Why doesn’t my program get fancy drag/drop effects in high contrast mode with CLSID_Drag­Drop­Helper?

Raymond Chen

When you use the Drag-Drop Helper Object to get Explorer’s fancy drag/drop effects in your own program, you may find that if the system is in High Contrast mode, then there is no visual feedback.

First of all, good job on testing your program in High Contrast mode.

Up until Windows 7, the Drag-Drop Helper Object does not show fancy drag/drop effects in High Contrast mode because it didn’t render in a High Contrast-y way.

Windows 8 updated the graphics to support High Contrast rendering. But for compatibility reasons, you have to opt in by listing Windows 8 among the supported operating systems in your manifest:

<?xml version="1.0" encoding="UTF-8" standalone="yes"?>
<assembly xmlns="urn:schemas-microsoft-com:asm.v1" manifestVersion="1.0">
  <compatibility xmlns="urn:schemas-microsoft-com:compatibility.v1">
    <application>
        <supportedOS Id="{4a2f28e3-53b9-4441-ba9c-d69d4a4a6e38}"/>
    </application>
  </compatibility>
</assembly>

4 comments

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  • GL 0

    My guess is that CDragDropHelper calls GetVersion and changes its behavior depending on the returned value, and VersionLie kicks in if Windows 8 is not declared in the manifest. But the design choice is questionable — CDragDropHelper, as a system component, already knows it’s running on Windows 8, so why doesn’t it just do the High Contrast dance? Is there field testing that shows the new HC effects used by CDragDropHelper causes a compatibility issue? Is it because the new effect uses an API subject to automatic shims so it won’t work unless the process is in Windows 8 mode?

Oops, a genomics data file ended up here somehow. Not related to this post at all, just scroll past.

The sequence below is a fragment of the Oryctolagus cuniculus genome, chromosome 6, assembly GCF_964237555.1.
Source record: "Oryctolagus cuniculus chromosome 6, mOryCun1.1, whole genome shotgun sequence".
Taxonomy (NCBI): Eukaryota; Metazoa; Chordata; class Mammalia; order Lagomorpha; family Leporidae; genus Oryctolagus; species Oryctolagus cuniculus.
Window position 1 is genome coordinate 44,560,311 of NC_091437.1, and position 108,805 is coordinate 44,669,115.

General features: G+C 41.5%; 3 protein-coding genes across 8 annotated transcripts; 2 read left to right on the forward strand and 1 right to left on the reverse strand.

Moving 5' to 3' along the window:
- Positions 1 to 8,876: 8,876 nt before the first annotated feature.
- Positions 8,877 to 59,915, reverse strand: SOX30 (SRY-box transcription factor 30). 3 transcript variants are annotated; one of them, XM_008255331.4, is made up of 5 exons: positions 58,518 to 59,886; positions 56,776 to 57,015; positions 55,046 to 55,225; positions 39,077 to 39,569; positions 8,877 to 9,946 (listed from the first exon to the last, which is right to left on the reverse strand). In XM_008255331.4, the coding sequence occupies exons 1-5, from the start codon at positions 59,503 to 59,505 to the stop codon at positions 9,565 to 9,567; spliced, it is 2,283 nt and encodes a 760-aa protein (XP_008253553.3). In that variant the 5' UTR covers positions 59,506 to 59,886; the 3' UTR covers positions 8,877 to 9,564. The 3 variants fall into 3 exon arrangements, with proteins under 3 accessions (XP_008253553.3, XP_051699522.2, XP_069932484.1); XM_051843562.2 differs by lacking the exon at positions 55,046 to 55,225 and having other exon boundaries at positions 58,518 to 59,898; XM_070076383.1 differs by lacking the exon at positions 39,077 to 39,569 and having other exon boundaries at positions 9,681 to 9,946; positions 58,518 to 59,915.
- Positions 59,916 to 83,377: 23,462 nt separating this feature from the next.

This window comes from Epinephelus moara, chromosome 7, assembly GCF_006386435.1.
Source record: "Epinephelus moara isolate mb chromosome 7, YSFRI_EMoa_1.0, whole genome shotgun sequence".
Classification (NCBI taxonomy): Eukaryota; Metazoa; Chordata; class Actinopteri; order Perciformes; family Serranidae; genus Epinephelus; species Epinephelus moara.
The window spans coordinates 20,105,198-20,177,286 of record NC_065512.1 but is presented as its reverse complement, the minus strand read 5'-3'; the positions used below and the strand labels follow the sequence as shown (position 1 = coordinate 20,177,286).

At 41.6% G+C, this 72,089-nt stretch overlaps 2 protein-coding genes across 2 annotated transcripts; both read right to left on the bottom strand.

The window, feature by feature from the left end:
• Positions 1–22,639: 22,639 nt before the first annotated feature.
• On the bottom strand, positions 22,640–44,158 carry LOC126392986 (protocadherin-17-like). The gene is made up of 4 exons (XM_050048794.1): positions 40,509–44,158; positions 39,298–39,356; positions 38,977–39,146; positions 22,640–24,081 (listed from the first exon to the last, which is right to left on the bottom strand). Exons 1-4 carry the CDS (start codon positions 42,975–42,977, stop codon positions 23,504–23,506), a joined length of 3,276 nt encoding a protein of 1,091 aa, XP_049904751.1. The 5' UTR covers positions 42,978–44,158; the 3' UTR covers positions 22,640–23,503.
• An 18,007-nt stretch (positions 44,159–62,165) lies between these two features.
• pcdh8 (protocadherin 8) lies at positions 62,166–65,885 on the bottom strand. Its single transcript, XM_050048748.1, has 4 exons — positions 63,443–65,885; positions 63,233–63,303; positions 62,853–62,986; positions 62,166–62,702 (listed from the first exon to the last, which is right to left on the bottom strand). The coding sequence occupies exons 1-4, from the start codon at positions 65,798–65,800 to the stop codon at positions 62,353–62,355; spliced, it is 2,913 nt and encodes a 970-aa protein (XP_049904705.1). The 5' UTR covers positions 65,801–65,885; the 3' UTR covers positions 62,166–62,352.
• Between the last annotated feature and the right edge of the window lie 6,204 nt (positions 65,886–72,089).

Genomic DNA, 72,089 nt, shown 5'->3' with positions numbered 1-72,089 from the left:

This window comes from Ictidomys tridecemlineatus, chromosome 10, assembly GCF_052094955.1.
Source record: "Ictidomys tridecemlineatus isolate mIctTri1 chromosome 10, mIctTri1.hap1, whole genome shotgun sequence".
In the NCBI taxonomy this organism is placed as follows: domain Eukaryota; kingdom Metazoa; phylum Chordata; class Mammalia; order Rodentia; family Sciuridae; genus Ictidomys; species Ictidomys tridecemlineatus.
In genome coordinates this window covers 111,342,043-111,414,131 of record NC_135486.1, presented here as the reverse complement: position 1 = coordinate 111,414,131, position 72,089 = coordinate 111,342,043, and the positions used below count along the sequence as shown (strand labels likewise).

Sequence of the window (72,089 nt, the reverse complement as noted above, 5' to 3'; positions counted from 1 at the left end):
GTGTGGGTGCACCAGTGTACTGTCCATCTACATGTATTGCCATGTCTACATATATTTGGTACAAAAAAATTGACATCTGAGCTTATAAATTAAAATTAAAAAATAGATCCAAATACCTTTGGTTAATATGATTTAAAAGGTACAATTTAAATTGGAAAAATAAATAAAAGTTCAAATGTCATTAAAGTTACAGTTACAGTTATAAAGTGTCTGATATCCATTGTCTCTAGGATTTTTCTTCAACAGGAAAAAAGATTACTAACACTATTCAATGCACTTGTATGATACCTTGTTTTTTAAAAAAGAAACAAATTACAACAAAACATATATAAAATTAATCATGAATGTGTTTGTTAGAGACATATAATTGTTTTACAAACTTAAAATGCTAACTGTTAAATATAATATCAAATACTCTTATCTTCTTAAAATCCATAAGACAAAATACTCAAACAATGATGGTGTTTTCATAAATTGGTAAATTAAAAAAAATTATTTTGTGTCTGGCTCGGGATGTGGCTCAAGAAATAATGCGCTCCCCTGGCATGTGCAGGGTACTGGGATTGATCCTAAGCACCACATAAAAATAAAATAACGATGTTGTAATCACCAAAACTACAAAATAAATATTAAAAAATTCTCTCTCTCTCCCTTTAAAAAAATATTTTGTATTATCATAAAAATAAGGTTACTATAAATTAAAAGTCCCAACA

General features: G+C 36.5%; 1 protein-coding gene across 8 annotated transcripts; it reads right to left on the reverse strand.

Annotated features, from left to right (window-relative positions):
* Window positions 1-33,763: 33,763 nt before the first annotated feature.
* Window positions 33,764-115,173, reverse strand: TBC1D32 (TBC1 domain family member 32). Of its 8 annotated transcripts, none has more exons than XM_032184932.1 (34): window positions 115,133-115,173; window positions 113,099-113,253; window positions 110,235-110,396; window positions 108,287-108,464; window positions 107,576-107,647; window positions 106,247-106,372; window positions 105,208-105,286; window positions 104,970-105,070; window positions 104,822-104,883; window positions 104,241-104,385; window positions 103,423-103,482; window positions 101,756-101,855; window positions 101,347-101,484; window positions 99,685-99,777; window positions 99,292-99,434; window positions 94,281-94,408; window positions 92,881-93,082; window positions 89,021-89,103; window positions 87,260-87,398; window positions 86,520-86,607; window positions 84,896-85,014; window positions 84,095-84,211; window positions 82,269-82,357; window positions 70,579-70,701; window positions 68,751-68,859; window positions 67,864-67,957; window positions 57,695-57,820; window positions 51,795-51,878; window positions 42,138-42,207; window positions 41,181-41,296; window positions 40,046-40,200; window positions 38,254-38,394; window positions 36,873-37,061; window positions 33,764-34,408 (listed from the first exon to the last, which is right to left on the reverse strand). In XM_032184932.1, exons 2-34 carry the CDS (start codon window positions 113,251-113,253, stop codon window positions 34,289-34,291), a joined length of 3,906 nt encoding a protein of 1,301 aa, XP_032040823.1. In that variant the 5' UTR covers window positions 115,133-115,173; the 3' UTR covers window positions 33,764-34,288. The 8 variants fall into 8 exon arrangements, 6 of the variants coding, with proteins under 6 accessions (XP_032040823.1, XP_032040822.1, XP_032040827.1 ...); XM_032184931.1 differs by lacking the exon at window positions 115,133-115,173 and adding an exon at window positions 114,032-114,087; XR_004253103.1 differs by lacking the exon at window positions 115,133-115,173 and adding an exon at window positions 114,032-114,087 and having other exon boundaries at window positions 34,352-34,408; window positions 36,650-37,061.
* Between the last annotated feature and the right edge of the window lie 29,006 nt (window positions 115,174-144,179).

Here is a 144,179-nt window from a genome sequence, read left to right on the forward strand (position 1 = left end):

• Raymond ChenMicrosoft employee Author 1

      It’s not VersionLie. The deal is that Windows 7 disabled themes in high contrast mode, but Windows 8 allows them, presumably because somebody went in and did the work to make the themes look good (or at least not-awful) in high contrast. But doing this created compatibility problems because old Windows 7 apps assumed that themes were disabled in high contrast mode. To get themes in high contrast mode, apps have to say “I’m okay with themes in high contrast mode,” and that’s what the manifest declaration says.

      • GL 0

        I now get the rationale of this design choice, thanks to alan robinson. In my discussion of VersionLie, I guessed that it was how the behavior variation on Windows 8 (dependent on the process) is technically and naturally achieved, not that VersionLie is a root reason of this variation.

    • alan robinson 0

      Perhaps because of the very unlikely possibility that an app designed for win7 knows about this limitation and could implement it’s own workaround, thus “conflicting” with the improved behavior in win8+

      Yes, unlikely, but at this point the only killer feature of win11 is all the backwards compatibility. And every time they do change how things work it’s monstrous pain with older apps, such as breaking drag and drop for apps of different security elevation, or the file association system.

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